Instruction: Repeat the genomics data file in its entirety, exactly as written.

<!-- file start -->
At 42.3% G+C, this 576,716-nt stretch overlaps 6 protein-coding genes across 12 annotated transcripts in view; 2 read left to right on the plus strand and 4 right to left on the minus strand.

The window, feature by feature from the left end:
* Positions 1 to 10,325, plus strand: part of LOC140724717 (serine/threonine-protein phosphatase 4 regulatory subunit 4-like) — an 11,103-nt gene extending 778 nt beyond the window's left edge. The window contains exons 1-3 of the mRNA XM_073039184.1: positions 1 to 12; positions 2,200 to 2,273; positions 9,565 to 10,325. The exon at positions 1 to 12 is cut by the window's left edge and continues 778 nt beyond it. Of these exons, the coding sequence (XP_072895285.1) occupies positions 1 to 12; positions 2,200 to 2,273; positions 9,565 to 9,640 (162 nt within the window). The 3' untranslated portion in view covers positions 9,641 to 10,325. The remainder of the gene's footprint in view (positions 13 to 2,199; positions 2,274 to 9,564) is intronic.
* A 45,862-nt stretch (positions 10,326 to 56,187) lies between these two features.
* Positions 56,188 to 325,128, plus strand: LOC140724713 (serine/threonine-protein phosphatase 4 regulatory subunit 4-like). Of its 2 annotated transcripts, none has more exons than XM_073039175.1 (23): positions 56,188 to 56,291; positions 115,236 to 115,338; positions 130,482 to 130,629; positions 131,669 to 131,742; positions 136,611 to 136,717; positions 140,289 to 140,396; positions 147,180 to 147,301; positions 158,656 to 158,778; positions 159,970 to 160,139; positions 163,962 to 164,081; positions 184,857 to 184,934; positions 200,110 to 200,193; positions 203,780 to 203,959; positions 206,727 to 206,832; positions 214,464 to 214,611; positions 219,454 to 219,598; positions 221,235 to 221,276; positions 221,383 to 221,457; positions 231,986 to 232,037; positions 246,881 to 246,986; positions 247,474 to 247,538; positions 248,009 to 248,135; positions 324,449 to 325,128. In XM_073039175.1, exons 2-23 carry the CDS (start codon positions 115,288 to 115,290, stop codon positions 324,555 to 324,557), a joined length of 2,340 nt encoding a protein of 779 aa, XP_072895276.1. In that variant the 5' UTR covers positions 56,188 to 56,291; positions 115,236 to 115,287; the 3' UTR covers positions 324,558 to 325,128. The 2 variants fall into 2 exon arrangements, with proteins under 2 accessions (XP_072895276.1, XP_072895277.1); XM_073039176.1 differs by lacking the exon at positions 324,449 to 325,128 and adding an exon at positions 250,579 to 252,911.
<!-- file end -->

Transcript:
At 42.3% G+C, this 576,716-nt stretch overlaps 6 protein-coding genes across 12 annotated transcripts in view; 2 read left to right on the plus strand and 4 right to left on the minus strand.

The window, feature by feature from the left end:
* Positions 1 to 10,325, plus strand: part of LOC140724717 (serine/threonine-protein phosphatase 4 regulatory subunit 4-like) — an 11,103-nt gene extending 778 nt beyond the window's left edge. The window contains exons 1-3 of the mRNA XM_073039184.1: positions 1 to 12; positions 2,200 to 2,273; positions 9,565 to 10,325. The exon at positions 1 to 12 is cut by the window's left edge and continues 778 nt beyond it. Of these exons, the coding sequence (XP_072895285.1) occupies positions 1 to 12; positions 2,200 to 2,273; positions 9,565 to 9,640 (162 nt within the window). The 3' untranslated portion in view covers positions 9,641 to 10,325. The remainder of the gene's footprint in view (positions 13 to 2,199; positions 2,274 to 9,564) is intronic.
* A 45,862-nt stretch (positions 10,326 to 56,187) lies between these two features.
* Positions 56,188 to 325,128, plus strand: LOC140724713 (serine/threonine-protein phosphatase 4 regulatory subunit 4-like). Of its 2 annotated transcripts, none has more exons than XM_073039175.1 (23): positions 56,188 to 56,291; positions 115,236 to 115,338; positions 130,482 to 130,629; positions 131,669 to 131,742; positions 136,611 to 136,717; positions 140,289 to 140,396; positions 147,180 to 147,301; positions 158,656 to 158,778; positions 159,970 to 160,139; positions 163,962 to 164,081; positions 184,857 to 184,934; positions 200,110 to 200,193; positions 203,780 to 203,959; positions 206,727 to 206,832; positions 214,464 to 214,611; positions 219,454 to 219,598; positions 221,235 to 221,276; positions 221,383 to 221,457; positions 231,986 to 232,037; positions 246,881 to 246,986; positions 247,474 to 247,538; positions 248,009 to 248,135; positions 324,449 to 325,128. In XM_073039175.1, exons 2-23 carry the CDS (start codon positions 115,288 to 115,290, stop codon positions 324,555 to 324,557), a joined length of 2,340 nt encoding a protein of 779 aa, XP_072895276.1. In that variant the 5' UTR covers positions 56,188 to 56,291; positions 115,236 to 115,287; the 3' UTR covers positions 324,558 to 325,128. The 2 variants fall into 2 exon arrangements, with proteins under 2 accessions (XP_072895276.1, XP_072895277.1); XM_073039176.1 differs by lacking the exon at positions 324,449 to 325,128 and adding an exon at positions 250,579 to 252,911.